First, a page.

Next to Annette's was Frank's Market. Frank Scroggs was the neighborhood butcher. He was the father of my classmate, another Suzanne. This Suzanne had dark eyes and long, black, curly hair. She wore two big bows in her hair each day, positioned one on each side of her forehead so that they reminded me of a favorite comic strip character, Little Lulu. Suzanne's mother was always dressed "fancy," in my youthful opinion, as if she had important places to go, and I assume it was her doing that the family sometimes wore matching outfits, dresses and shirt all made of the same fabric.

At the end of the block, on the corner near the mailbox, was Parson's Drugstore, where comic books sold for ten cents each and the soda fountain beckoned with cherry phosphates and multiple flavors of ice cream cones. Parson's was one of my favorite places in the world.

This post has grown much longer than I intended it to be, and I don't know how many of you readers have chosen to accompany me all the way to the end of the block. I do know my sister will walk with me every step of the way along the sidewalk we traveled so many times together that is no longer there, beside houses that have long since been demolished to provide space for college expansion.

My sister and I have visited that patch of earth together in recent years and stepped out onto the ground where we used to play. Even as I saw the tennis courts that are there now, I looked right through them. In my mind, in my heart, I 'll always see well-tended houses, beautiful trees, smiling neighbors. I'll always see home.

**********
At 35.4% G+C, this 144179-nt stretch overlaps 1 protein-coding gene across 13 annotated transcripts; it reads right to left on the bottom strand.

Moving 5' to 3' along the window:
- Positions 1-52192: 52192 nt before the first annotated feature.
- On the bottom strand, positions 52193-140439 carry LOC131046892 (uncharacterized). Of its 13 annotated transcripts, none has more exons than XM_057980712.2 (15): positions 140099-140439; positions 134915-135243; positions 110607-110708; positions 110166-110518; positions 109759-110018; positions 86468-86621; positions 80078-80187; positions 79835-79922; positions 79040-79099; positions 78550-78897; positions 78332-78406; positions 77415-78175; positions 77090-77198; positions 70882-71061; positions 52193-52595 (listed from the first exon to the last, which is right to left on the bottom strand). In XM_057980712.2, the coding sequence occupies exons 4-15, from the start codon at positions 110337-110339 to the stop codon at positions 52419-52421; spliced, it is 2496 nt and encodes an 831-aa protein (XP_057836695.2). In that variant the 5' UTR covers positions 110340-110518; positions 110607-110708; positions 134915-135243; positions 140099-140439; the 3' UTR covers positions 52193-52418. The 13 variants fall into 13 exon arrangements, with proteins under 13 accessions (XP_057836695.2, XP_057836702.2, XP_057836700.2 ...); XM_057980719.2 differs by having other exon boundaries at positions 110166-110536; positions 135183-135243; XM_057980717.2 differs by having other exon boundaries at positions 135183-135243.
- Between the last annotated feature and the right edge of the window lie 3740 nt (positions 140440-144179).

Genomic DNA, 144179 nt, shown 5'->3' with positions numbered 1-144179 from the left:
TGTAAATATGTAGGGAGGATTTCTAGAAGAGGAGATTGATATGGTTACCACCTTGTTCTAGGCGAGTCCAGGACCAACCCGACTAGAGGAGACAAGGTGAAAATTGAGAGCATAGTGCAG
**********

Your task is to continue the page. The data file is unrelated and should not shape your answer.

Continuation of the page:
11 comments:

  1. Velvet, What a lovely, warm and wonderful post. Those were the days, eh? Everyone seemed to be nice. Everyone looked out for you.

    I used to think it so sad that I only knew a handful of neighbors but where I live now, I know so many. I think that's one of the reason's I love it here so much.

    Thanks for sharing. You were one pretty little girl!

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  2. no doubt you were sad to go but looking forward to a new adventure. can you imiagine the grief it was to your grandparents for you girls to go.

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  3. Creekhiker, one of the best parts of those good ol' days was the way all the neighbors looked out for the children. We had so much freedom then, compared to today's kids. Everything seemed to change when TV and air conditioning drove us all indoors.